A. Heel pain is common in children. While it can occur after a specific injury, it is also commonly caused by Sever's disease, a type of overuse syndrome, like shin splints or Osgood-Schlatter disease.
Children with Sever's disease, which is also called calcaneal apophysitis, develop microfractures where the Achilles tendon inserts on the calcaneus, the large bone that makes up the heel of the foot. These microfractures cause pain, which can vary depending on the type of activity your child is doing, and is generally worse after activity and improves with rest.
Sever's disease is more common in boys and typically occurs when a child is between 8 and 13 years old. Although it can affect both heels, it more commonly just affects one foot. Treatment can include:
- rest or 'relative' rest, in which you avoid activities that make the pain worse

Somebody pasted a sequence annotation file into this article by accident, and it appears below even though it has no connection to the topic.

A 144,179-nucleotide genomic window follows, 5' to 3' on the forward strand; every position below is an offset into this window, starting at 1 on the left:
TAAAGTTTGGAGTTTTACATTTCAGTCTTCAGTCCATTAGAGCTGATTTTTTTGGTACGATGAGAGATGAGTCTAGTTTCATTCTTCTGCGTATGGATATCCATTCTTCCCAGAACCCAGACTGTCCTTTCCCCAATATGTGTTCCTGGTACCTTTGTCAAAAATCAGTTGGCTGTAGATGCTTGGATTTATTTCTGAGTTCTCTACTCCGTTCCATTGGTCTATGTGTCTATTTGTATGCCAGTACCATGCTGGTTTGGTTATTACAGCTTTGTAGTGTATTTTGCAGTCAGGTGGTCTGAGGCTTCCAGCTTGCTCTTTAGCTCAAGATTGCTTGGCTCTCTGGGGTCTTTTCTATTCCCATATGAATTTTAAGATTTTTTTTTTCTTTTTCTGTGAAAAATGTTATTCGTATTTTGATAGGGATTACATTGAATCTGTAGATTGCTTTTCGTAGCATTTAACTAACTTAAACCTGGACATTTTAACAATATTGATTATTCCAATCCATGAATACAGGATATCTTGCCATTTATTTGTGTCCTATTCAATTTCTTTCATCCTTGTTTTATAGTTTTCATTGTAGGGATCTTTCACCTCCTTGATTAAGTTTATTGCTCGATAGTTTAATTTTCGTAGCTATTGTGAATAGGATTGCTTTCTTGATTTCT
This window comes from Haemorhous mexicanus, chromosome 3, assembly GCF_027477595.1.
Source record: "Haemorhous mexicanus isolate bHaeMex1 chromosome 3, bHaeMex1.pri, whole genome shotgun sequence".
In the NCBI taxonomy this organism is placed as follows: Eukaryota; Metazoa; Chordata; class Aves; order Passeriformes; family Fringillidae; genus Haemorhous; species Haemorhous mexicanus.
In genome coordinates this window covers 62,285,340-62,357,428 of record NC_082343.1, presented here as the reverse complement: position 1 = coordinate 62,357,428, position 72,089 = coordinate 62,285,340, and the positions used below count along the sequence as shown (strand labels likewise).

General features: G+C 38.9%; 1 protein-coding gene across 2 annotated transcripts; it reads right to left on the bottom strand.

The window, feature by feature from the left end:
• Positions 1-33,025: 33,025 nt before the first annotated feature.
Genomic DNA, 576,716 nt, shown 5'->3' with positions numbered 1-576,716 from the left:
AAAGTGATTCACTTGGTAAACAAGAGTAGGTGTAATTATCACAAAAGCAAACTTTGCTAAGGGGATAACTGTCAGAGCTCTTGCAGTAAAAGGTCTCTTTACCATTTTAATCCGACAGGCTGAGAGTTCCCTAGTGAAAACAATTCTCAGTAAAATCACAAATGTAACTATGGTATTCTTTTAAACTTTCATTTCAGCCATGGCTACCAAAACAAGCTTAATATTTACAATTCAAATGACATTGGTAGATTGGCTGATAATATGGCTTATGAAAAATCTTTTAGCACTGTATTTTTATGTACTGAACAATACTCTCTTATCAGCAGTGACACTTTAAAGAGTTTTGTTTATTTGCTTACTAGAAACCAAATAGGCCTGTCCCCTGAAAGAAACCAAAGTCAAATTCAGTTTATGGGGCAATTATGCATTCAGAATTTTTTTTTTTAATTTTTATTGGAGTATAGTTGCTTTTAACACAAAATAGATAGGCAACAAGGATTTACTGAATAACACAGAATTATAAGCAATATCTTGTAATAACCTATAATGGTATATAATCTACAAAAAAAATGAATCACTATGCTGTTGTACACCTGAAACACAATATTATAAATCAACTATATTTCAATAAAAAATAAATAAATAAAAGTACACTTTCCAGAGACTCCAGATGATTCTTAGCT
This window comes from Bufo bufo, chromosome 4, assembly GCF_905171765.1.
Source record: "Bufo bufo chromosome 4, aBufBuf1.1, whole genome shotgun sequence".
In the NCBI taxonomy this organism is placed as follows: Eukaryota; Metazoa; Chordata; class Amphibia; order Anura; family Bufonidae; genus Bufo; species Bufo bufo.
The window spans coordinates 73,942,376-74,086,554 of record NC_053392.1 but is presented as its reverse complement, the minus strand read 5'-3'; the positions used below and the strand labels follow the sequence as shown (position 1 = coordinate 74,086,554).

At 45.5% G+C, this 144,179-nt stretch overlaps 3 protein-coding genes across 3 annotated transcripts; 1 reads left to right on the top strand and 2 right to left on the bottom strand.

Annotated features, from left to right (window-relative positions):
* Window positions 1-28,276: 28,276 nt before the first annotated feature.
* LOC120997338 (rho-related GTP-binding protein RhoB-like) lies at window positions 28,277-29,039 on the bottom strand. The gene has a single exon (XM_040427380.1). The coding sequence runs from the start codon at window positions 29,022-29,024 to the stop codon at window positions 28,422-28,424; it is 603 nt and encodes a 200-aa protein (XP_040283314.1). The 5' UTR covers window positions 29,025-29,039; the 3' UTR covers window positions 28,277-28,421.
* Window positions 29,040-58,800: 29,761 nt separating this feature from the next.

- exercises that stretch and strengthen the Achilles tendon and hamstring and calf muscles (this guide from familydoctor.org does a good job of describing these exercises)
- heel pads, lifts or cups
As far as heel pads, some people recommend using a regular soft gel heel pad, but one that is firmer may be better. This includes the Quags Heel Cushion type of heel insert.
Plantar fasciitis is another common cause of heel pain, but unlike Sever's disease, children with this condition generally have the most pain when they first start an activity. The pain then improves or goes away after about 10-15 minutes of activity. Remember that in Sever's disease, the pain usually increases with activity and that is a good way to tell these two conditions that can cause heel pain apart.
If he isn't getting better, especially if he is unable to participate in his usual activities, and you don't feel comfortable with the idea of a cast, you might get a second opinion from a Pediatric Orthopedic specialist.